Reflecting on this, it’s relatively easy for a developer to write code that unintentionally makes a partial set of database changes under certain error conditions. This is like calling a Database method and setting allOrNone to false accidentally! The impact is obviously context-dependent, but it’s conceivable that the resulting state could have security implications.

Published examples in this area tend to have a DML operation as the cause of the exception, with a prior database operation being the problem to clean up. But an important point to highlight is that the exception need not relate to DML. Consider the following ‘proof-of-concept’ code:

// set up chgAccounts, a List of Accounts to update
try {
   update chgAccounts;   // need not be in this (or any) try block to be affected
   Account acc = [SELECT Name FROM Account WHERE Name = 'Acme'];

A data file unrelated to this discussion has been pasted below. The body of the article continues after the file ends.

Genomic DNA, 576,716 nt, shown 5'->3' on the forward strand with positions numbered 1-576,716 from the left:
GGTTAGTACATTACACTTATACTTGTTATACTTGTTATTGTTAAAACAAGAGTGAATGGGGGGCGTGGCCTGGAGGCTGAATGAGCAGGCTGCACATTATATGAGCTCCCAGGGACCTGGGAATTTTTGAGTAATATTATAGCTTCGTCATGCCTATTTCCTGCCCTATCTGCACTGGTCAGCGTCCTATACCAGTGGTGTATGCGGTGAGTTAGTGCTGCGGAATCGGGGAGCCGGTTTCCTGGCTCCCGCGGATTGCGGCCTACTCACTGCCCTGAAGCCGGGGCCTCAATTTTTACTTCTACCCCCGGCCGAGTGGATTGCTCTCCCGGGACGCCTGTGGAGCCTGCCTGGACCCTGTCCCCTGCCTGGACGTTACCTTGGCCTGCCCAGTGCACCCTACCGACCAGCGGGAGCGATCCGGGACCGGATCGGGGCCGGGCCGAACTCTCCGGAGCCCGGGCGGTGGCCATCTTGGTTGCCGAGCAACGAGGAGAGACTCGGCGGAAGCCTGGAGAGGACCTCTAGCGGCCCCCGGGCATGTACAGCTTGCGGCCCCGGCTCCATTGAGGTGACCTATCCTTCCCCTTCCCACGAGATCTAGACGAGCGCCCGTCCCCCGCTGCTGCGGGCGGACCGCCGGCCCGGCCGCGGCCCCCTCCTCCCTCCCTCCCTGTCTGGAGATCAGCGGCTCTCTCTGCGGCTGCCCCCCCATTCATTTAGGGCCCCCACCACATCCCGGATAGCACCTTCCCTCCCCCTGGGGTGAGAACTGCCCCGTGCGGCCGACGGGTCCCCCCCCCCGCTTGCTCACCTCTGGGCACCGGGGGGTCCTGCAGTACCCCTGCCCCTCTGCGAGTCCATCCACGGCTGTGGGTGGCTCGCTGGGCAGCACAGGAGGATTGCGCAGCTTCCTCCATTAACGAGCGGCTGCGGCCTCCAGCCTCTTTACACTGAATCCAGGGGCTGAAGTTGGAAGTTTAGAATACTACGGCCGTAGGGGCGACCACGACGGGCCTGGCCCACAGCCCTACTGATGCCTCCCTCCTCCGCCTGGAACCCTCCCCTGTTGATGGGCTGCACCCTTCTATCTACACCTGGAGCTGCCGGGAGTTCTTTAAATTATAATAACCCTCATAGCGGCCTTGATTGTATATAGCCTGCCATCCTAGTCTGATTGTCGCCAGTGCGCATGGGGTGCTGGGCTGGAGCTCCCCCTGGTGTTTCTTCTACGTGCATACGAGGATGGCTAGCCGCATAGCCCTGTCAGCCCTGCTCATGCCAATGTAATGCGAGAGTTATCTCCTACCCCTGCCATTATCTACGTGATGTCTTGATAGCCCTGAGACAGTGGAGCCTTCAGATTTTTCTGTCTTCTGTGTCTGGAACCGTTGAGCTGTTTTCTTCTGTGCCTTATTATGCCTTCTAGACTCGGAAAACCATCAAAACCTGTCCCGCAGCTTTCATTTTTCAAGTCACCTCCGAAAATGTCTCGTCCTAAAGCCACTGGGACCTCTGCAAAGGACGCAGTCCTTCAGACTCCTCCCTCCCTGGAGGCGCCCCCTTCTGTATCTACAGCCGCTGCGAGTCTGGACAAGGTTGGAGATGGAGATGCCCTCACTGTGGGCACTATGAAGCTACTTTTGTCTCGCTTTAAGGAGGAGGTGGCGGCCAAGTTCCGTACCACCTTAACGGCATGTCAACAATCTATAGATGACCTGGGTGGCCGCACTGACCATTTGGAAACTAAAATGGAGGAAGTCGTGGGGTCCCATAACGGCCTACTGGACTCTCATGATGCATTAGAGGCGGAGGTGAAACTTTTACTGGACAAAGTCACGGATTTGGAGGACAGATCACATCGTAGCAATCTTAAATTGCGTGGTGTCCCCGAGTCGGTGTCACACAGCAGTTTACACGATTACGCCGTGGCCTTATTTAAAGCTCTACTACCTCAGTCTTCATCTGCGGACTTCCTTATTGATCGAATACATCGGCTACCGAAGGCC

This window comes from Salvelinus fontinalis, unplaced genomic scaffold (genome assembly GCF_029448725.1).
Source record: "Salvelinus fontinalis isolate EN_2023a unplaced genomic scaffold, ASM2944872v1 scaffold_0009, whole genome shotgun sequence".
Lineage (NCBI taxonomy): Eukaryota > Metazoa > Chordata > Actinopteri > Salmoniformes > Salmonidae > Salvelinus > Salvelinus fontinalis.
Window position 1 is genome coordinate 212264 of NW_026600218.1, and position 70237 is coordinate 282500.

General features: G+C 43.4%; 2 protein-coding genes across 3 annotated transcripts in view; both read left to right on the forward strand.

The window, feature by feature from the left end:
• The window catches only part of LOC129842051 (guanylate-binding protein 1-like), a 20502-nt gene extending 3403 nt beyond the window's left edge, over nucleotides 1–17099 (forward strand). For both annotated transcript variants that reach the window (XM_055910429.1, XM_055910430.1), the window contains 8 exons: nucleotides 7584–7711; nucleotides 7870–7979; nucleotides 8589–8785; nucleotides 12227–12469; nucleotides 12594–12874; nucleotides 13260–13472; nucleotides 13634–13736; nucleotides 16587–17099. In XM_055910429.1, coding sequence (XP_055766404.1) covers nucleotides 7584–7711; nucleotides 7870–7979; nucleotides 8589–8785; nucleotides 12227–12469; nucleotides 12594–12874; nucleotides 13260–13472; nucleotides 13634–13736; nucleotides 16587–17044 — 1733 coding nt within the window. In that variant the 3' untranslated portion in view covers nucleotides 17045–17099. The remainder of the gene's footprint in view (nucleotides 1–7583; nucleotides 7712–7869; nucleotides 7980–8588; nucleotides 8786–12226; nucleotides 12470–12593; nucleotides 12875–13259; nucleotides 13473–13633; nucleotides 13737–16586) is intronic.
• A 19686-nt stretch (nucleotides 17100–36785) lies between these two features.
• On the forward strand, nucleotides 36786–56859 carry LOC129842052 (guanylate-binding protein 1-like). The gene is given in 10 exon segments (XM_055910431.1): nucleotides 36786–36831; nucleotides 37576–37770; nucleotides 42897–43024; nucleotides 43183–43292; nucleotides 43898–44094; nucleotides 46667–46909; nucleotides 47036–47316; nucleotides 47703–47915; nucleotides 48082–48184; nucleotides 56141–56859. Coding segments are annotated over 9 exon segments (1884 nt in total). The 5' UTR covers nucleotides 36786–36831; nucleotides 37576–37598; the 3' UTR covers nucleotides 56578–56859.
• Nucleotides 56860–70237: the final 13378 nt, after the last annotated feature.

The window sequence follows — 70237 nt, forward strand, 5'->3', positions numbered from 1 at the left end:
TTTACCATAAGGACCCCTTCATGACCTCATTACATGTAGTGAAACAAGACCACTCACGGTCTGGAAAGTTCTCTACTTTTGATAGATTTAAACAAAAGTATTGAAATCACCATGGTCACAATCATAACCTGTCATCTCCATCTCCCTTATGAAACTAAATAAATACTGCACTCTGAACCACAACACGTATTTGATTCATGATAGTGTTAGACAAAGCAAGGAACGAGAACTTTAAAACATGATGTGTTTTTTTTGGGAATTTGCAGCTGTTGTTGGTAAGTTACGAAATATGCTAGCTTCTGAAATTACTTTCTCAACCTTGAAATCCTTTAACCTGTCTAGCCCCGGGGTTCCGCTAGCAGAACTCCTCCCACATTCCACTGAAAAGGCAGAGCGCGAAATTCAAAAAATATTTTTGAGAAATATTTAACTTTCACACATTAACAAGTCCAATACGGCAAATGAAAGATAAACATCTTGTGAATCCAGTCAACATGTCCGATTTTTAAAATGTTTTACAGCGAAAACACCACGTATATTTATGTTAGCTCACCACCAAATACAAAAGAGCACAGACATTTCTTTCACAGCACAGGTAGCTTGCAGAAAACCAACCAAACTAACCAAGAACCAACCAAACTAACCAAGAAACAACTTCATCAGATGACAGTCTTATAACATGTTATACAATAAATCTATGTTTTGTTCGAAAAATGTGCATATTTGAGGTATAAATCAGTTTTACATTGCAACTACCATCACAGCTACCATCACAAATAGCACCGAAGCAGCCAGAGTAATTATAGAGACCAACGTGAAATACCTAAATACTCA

// do something with acc, and maybe some other risky things
catch (Exception e) {}

Imagine one day that the Acme Account doesn’t exist anymore. Following the update, a System.QueryException is thrown because there is nothing to assign to the variable acc. Because the exception is caught (although ignored) the Account updates will be committed to the database. Note, as per the comment, that the update could be anywhere in the previous transaction path. This example also shows how the general bad practice of having empty catch blocks can have a specific consequence unique to Salesforce. However, even a valiant attempt at exception handling can still lead to data integrity problems if this specific aspect hasn’t been fully considered by the developer.